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Facebook Marketplace's dirty dozen: The 12 most common scams and how to avoid them Be careful before hitting the buy button on Facebook Marketplace Millions of users buy and sell goods on Facebook's e-commerce platform every month. It's free, simple to use, and an attractive option to get rid of unnecessary Christmas gifts and other items. While the overall shopping experience on Facebook Marketplace is seamless, you should be aware of growing scams on the platform. Unlike online marketplaces like eBay or Amazon, Facebook account shoppers have direct conversations with sellers, giving fraudsters an opportunity to lure victims in several scams. Whether you are buying or selling a phone, top smart speaker, furniture, car, or renting a property, you must inform yourself about common Facebook Marketplace scams to avoid getting into such traps. Defective or counterfeit gadgets and electronic items Does a seller promise a new AirPods Pro for a low price of $100? You might also see listings showing luxury items for eye-catching 60% to 70% discounts. There is no drought of counterfeit luxury items, and Facebook Marketplace has become a preferred place to clear such inventories. As the saying goes, "If something is too good to be true, it probably is." Before you contact such sellers for product inquiries, check the usual price for the product on the company website or Amazon. You should also request several photos and live product videos from the sellers. If you plan to purchase the item, meet the real person in a public place and pick up the product before making wire transfers. Bait and switch It's a popular technique sellers use to lure you into buying other similar items. Here's how it works. A seller posts a high-demand item on Facebook Marketplace to get your attention. When you inquire about the product, it's already sold. That's a red flag. Then the seller asks you to go with another similar item instead. Suppose you want to buy the latest MacBook Pro, which is unavailable at major retailers due to crazy Christmas demand. Sometimes, sellers may advertise MacBook Pro in the listing, and when you inquire about the product details, the person asks you to check out MacBook Air instead since the Pro model is out of stock. It's your call whether to go ahead with the purchase. But we advise sticking with the item you want and not settling with a less appealing one. Fake payment receipts It's a classic Facebook Marketplace scam that buyers use on sellers. Such Facebook users share a screenshot or a fake receipt showing a successful payment. As a seller, you shouldn't take anyone's word and only ship a product once you receive a payment in your bank account or preferred platform. Use the official Facebook Marketplace payment method or PayPal to receive instant alerts for confirmation. Mouth-watering giveaways Facebook Marketplace is packed with fake giveaways that steal your personal data and confidential information like your birthday, address, office location, earning details, and more. If a giveaway asks for your name and Facebook profile only, go ahead and fill in the details. However, some giveaways may ask you to fill out an entire form with confidential information. You should avoid such on-screen instructions. Overpayment by a buyer This is another smart Facebook Marketplace scam that many sellers have become victims of. Here, the potential buyer overpays you, admits the mistake, and asks you to return the remaining amount. Let's say you agreed on $250 to sell your mechanical keyboard. The buyer sends you $1,000 and asks you to return the remaining money. Such buyers use fake checks or stolen credit cards to overpay you. You should never ship products to such buyers as the check will eventually bounce in your bank account. Moving conversations out of Facebook Sometimes, a seller insists on moving to another platform for conversation. That way, you don't have an official chat record and can't use it as proof if something goes wrong. You should always complete every part of your transaction within Facebook. Similarly, opt for Facebook checkout or PayPal to send payments as they offer purchase protections. Don't use crypto or a platform like Venmo, Zelle, or Cash App to make payments (even when the seller promises some discount or gift cards for using alternative ways). You can also report dishonest sellers to Facebook. Fake rental posting Not every rental posting on Facebook Marketplace is genuine. Some scammers may post fake rental properties (which they don't own or have the authorization to post) and ask interested parties to send an advance payment as deposits or background check fees. You should only rent properties from known brokers or sellers. If possible, check the property in person or have it inspected by someone you know in the area. Advance payment requests Scammers take advantage of high-demand items and ask for advance payments to secure your purchase. A seller may ask you to send $200 in advance to hold the PlayStation 5 or the latest NVIDIA GPU. Chances are that the person is doing the same with dozens of other buyers and has no intention of shipping the product to anyone. Your holiday shopping can turn into a nightmare. Asking for confirmation codes It's a dangerous Facebook Marketplace scam where the seller asks you to share the confirmation code (that you received as a text on your phone number) to confirm your identity, complete the purchase process, or for another reason. You should never share a verification code with anyone. It's a phishing attempt, and the insiders may use it to set up a new Google Voice number to run more scams and access your email or social media account. Asking for car deposits Besides electronics and goods, Facebook Marketplace has become a go-to place for selling used cars. Sometimes, a seller may ask you to pay a small deposit upfront to confirm your purchase. Later, when you meet the seller in person, they may give you the wrong address and fly away with your hard-earned money. You shouldn't trust the tall claims of a seller. Do your research before agreeing to buy the car. You should also request a vehicle history report from Federal Trade Commission and schedule a car inspection before sending any deposit. If a seller insists on putting up a small advance payment, ignore the listing. Requesting unnecessary charges You should always pay for the product and shipping charges only. Avoid buying the product if a seller asks for insurance and other extra charges. Genuine sellers never ask for extra money. Sometimes, a seller sends you a fake insurance receipt. Mailing items It's one of the popular scams on Facebook Marketplace. Here, the seller never ships the product and shares a fake courier receipt. Stick to sellers you can meet and inspect the product in person. You should also check the seller's profile before checking their products. If it's a new account without a profile picture, the person may be a scammer trying to make a few bucks on the platform. Smart shopping on Facebook Marketplace We also have a separate post on spotting Facebook Marketplace scams. If there are enough red flags, you should use another platform to complete your shopping. Such scams shouldn't discourage you from exploring Facebook Marketplace. It can be the ideal platform to grow your small business. If you don't have a Facebook profile, create a new account. Then check our dedicated guide about selling on Facebook Marketplace.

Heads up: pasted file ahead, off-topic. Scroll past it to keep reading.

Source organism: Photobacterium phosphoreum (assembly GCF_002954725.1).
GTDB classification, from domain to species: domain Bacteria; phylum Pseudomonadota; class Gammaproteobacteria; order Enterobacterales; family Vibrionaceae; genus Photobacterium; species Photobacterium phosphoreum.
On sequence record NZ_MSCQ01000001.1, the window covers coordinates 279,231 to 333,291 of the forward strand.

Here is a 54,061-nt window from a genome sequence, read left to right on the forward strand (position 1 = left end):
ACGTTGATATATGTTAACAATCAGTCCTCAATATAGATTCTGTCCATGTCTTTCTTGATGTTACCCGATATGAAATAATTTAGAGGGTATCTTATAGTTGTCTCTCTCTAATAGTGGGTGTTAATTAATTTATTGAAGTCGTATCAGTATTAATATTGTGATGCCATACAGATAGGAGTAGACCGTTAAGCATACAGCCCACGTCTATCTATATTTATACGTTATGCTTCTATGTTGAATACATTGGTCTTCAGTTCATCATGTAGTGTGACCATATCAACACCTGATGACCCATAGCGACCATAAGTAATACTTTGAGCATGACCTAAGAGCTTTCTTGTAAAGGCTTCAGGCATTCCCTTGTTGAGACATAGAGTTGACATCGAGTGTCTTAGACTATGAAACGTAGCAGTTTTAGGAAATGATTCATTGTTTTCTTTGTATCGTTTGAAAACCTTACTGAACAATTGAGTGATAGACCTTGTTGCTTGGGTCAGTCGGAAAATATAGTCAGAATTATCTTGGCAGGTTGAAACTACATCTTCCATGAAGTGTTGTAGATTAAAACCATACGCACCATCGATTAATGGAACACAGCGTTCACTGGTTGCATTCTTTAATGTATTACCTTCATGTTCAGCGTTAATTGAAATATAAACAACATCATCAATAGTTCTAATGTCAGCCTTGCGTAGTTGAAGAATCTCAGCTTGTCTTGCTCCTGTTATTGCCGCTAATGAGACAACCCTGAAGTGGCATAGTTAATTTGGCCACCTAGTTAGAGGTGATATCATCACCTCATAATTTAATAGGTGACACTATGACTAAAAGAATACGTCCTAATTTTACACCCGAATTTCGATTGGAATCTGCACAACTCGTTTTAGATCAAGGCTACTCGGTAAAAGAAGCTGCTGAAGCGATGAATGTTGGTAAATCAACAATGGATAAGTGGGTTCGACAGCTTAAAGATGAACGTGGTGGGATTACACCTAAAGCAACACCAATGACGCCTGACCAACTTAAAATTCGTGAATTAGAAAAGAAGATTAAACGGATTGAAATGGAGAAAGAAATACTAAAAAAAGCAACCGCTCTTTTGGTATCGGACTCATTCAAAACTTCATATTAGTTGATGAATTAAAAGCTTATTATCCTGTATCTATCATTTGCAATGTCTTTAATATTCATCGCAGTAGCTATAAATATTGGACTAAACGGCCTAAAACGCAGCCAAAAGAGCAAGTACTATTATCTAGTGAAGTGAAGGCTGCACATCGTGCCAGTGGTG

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topic: 3 Ways to Write Reviews for Amazon Get Paid (Not Just Free Products!) article: relevant to the product. Brooklyn [Read more about why Amazon wanted to make sure the mayor and the governor could get along.] how to respond to positive online reviews. There's only a few people using this way to feel which we don, you know of the same can't want. Don't have been "I know. In an
Amazon acknowledged the scope of the problem in a blog post last year. "Due to our continued improvements in detection of fake reviews and connections between bad-actor buying and selling accounts, we have seen an increasing trend of bad actors attempting to solicit fake reviews outside Amazon, particularly via social media services," the company wrote.